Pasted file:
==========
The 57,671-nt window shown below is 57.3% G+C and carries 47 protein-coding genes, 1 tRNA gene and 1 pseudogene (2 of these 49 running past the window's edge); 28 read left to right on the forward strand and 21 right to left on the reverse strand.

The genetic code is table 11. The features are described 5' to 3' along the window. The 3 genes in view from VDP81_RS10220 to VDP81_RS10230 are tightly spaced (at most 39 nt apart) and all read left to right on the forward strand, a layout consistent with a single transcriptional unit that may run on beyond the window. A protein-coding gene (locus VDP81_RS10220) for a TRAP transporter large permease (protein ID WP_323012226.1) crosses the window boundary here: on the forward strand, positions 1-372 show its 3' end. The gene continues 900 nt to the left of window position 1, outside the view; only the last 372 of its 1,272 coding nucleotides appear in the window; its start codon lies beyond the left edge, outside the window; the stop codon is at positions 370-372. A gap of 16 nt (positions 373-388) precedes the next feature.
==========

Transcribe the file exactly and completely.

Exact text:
The 57,671-nt window shown below is 57.3% G+C and carries 47 protein-coding genes, 1 tRNA gene and 1 pseudogene (2 of these 49 running past the window's edge); 28 read left to right on the forward strand and 21 right to left on the reverse strand.

The genetic code is table 11. The features are described 5' to 3' along the window. The 3 genes in view from VDP81_RS10220 to VDP81_RS10230 are tightly spaced (at most 39 nt apart) and all read left to right on the forward strand, a layout consistent with a single transcriptional unit that may run on beyond the window. A protein-coding gene (locus VDP81_RS10220) for a TRAP transporter large permease (protein ID WP_323012226.1) crosses the window boundary here: on the forward strand, positions 1-372 show its 3' end. The gene continues 900 nt to the left of window position 1, outside the view; only the last 372 of its 1,272 coding nucleotides appear in the window; its start codon lies beyond the left edge, outside the window; the stop codon is at positions 370-372. A gap of 16 nt (positions 373-388) precedes the next feature.